Posts tagged antidiet
Relationship with Food Series Part 5: Emotional Eating, Self Soothing and Meeting the Change Triangle

We’re back with part 5 of our relationship with food series, and today I’ll be sharing some amazing resources that will be so helpful on your journey to a better place with food, especially when it comes to emotional eating. We’ll be talking about how normal it is to see food as part of our coping tools (eating for reasons other than hunger is a part of normal eating and emotions play a part in this), and what can help when it has become the only coping tool. I’ll share a resource that has been enormously helpful in understanding emotions and anxiety, and we’ll talk about how there isn’t just one side of us running the show when it comes to our eating, and how we can begin to nourish the different sides of us, with and without food.

It’s not uncommon that from a very early age, those of us who have had a hard time dealing with difficult emotions, have also found our way to using food as a coping mechanism. For many of us food was associated with early rewards, or it was used to help us deal with tough emotions such as sadness, grief, anxiety or worry. For some of us the restriction of food was used as punishment, or perhaps fun foods were only permitted when we had been “good”. For some of us (myself included), food became a great way to momentarily escape situations we were not prepared to face or weren’t old enough to face. For many of us it was the way family members showed love and affection, for others it was a door to a calm space, away from difficult circumstances. For some food was where you turned to when you’d had a bad day, or perhaps it was the way your culture expressed its sense of community and enjoyment. Whatever our origin, most of us have learned from pretty early on that food is a point of connection, of celebration, of reward, and it can be a way to cope with difficult situations or emotions.

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Relationship with Food Series Part 3: Seeing our Food and Body Image Struggles Collide

Last week in our relationship with food series we talked about the importance of safely, and from a distance, going on a little exploration journey. I asked you to look back at some of your stories and personal history with food to learn from it and view it with as much kindness as you could muster. For me, the first step in improving my relationship with food was taking an honest look at where I was with food, acknowledging that I was struggling and where that struggle was actually coming from. The very next step was taking inventory. I had to look back at my history with food and all the damage that going on endless diets had done, understanding that so many of my struggles with overeating and emotional eating came from this self-imposed restriction and focus on control and perfectionism. Soon after going on this little self discovery journey, it was time for me to see a different side of the equation, and it’s what we’re going to talk about today.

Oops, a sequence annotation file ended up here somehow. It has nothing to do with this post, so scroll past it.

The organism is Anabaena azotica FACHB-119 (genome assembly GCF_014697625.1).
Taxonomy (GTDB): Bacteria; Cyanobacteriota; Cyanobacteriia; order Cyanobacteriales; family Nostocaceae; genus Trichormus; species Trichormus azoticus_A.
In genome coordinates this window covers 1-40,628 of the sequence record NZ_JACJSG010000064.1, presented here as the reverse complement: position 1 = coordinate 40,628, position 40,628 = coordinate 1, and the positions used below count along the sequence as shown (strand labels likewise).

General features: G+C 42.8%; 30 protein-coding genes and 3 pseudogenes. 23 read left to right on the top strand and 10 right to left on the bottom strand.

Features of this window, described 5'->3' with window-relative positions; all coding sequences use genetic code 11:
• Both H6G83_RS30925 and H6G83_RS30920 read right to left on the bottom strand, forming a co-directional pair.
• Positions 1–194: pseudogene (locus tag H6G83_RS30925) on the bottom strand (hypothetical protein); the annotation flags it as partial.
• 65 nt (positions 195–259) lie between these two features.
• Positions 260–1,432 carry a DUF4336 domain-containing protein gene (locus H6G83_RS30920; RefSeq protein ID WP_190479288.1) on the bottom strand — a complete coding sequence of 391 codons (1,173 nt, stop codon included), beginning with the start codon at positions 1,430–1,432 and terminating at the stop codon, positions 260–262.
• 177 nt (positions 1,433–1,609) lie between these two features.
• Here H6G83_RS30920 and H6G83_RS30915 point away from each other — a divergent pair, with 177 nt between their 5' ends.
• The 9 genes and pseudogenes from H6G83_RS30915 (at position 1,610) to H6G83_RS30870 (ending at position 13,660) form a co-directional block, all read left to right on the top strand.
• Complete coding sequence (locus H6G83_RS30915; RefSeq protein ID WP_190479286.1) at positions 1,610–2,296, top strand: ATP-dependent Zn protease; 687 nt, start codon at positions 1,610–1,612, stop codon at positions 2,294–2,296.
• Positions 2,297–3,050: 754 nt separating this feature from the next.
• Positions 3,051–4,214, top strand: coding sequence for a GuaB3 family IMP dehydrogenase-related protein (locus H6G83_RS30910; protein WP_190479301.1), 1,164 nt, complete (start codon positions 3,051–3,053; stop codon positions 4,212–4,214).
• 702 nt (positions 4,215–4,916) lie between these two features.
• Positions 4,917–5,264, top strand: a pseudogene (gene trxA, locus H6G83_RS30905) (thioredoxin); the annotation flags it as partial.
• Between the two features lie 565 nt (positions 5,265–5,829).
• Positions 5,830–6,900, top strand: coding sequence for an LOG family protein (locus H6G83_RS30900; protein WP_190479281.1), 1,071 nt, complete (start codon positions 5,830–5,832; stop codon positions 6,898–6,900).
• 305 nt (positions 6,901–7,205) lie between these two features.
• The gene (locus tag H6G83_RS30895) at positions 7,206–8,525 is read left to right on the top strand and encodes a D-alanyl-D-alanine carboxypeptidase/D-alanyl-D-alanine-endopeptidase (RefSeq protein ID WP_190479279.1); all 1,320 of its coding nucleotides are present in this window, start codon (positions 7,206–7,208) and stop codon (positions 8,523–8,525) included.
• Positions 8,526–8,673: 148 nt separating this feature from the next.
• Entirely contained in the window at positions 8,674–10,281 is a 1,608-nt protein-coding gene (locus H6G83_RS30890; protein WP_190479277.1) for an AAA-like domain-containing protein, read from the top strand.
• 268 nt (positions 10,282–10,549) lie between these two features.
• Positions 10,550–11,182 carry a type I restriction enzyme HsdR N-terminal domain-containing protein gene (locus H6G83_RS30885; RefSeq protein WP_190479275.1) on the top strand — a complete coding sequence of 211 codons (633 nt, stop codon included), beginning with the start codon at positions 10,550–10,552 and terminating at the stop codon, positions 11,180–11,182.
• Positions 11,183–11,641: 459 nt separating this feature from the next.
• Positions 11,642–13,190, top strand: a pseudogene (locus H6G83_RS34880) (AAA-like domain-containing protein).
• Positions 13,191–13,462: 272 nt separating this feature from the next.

Body image was what was usually behind many of my habits with food and exercise and yet it was so incredibly difficult for me to see. So much of my focus was on healing what I considered to be my only problem: I would sit down to eat and paid no attention to my body’s cues, I would overeat until the point in which I was severely uncomfortable, and I would emotionally eat using food as my only coping tool to deal with difficult emotions. Just as I hadn’t seen the negative role restriction had played in my relationship with food, I would only see food as the culprit, food as the problem, food as my nemesis, food as something I needed to gain control over.

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